Supporting athletes on the decisions regarding fasting
For some athletes, the decision on if, how and when to fast is a key part of competition preparation. In the recent past, several high-profile sporting events have also taken place during this month, including the Olympics (2012), soccer world cup (2014) & cricket world cup (2019). While it is accepted that several exemptions from fasting may apply, for instance, if athletes are travelling, are unwell, or due to health reasons – some athletes may fast for the whole month or periods of training between sporting events. Personalised advice and medical support on training loads and nutrition can be vital to helping athletes during this month, as well as pastoral support from coaches and peers. (2,3)
Physical activity for amateur athletes or patients in the general population
Patients who are fasting may use the month of Ramadan to reinforce positive health behaviour changes such as smoking cessation, dietary changes or increasing their physical activity levels. While some patient may require additional guidance regarding the frequency, intensity, time and type of exercise, the general guidance is that exercise should be encouraged and can be accumulated throughout the day in a short burst (e.g, 10-15 minutes)
Healthcare professionals may also take the opportunity to discuss the cardiovascular and metabolic benefits of fasting and offer practical advice where possible, such as portion control, eliminating unhealthy foods and regular engagement in light exercise. (4) Studies looking at the role of intermittent fasting in diabetic patients have shown it to be effective at reducing body weight, decreasing fasting glucose, decreasing fasting insulin, reducing insulin resistance and decreasing leptin levels, all of which can optimise the management of patients with diabetes and chronic cardiovascular conditions. (5)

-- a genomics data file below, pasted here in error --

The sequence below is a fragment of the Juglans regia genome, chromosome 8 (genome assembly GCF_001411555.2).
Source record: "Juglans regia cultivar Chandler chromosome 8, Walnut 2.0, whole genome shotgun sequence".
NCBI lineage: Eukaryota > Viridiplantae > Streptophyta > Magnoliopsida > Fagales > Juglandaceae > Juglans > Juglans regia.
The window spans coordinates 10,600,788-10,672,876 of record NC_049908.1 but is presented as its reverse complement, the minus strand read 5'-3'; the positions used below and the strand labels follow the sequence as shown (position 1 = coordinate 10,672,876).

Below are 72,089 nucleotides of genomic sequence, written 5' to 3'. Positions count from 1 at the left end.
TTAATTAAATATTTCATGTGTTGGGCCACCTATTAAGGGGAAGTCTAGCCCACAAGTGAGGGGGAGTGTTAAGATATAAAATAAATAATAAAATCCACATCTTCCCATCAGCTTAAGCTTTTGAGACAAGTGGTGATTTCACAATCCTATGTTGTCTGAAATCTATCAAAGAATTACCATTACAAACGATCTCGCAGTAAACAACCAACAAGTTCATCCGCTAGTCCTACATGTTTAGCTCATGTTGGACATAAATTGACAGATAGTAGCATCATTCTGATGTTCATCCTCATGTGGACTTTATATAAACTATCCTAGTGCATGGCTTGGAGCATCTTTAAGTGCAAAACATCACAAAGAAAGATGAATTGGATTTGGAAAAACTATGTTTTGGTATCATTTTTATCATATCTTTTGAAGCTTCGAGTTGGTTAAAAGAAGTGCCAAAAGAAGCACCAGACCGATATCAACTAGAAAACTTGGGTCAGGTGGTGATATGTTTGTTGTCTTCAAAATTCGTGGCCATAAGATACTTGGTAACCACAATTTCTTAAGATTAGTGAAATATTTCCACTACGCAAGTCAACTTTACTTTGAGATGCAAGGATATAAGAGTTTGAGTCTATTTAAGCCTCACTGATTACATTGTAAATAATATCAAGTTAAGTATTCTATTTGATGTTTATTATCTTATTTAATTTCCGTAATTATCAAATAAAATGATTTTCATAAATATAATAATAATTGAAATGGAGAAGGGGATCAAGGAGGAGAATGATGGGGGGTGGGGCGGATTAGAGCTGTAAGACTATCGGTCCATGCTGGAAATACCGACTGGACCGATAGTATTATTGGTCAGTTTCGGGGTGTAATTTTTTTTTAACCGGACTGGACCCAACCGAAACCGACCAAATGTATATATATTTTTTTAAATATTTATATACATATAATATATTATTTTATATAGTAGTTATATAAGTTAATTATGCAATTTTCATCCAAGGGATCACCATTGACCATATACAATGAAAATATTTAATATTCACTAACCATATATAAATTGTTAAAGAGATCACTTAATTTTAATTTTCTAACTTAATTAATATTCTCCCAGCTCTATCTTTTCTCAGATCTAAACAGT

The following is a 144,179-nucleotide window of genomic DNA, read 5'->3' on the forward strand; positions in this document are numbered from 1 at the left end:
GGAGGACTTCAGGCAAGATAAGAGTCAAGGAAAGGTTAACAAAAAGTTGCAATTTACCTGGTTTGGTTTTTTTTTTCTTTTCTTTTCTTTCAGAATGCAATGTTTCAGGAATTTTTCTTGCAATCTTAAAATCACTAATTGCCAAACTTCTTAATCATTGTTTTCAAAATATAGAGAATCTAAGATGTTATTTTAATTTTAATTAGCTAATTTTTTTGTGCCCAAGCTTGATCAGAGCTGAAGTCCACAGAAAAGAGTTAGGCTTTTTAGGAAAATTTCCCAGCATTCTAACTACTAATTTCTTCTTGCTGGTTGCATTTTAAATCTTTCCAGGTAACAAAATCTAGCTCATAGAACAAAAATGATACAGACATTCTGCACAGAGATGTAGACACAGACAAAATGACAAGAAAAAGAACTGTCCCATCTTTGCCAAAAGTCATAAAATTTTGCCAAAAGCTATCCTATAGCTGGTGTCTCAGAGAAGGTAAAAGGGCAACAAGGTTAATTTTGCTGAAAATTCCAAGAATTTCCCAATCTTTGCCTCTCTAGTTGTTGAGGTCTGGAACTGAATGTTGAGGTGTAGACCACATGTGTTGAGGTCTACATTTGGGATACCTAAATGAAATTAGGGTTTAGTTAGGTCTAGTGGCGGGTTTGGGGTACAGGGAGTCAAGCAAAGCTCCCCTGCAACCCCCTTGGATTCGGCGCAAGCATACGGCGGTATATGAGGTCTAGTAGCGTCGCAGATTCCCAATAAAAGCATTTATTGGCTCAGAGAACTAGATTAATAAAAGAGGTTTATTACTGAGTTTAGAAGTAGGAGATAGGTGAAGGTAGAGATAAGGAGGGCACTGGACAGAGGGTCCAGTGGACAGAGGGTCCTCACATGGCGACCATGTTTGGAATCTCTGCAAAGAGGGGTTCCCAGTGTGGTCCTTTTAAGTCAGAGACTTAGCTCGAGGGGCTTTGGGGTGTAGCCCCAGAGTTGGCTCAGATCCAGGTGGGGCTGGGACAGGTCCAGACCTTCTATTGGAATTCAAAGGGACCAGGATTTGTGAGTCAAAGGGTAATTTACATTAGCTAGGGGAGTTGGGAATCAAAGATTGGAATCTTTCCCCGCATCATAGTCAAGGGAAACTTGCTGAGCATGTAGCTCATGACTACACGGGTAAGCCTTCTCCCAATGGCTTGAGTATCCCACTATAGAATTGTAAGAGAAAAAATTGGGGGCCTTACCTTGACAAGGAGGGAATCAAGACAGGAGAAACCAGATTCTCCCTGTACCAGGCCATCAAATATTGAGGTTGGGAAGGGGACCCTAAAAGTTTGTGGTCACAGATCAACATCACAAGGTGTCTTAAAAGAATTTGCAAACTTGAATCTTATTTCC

Medical aspects to consider during fasting
- Medication adjustments may be required for athletes or patients. This may include a medical review to consider switching formulations (sustained-release v immediate release) or using a different administration route during Ramadan. (6–8)
- Athlete education and a greater awareness of fasting practices amongst medical staff and teammates can improve athlete’s wellbeing during Ramadan. This will include awareness of signs and symptoms of medical illness to look out for (e.g., hypoglycaemia, dehydration and heat-related illness).
- Athletes are permitted to break fasting for medical emergencies. The majority opinion allows for the use of inhaled medication or the administration of intramuscular injections such as the COVID-19 vaccine during fasting hours. (9)
- Significant dehydration is associated with a reduction in aerobic performance, so adequate fluid intake must be maintained throughout the non-fasted hours.
- Mouth rinsing** with water has been proposed as a way to limit the negative impact of oral dehydration on performance and may help to reduce the incidence of dental decay and reduce the effects of periodontal disease.
Conclusion – Key points
- Fasting athletes may benefit from individualised nutrition and hydration strategies to help them perform and recover from training and competition during Ramadan.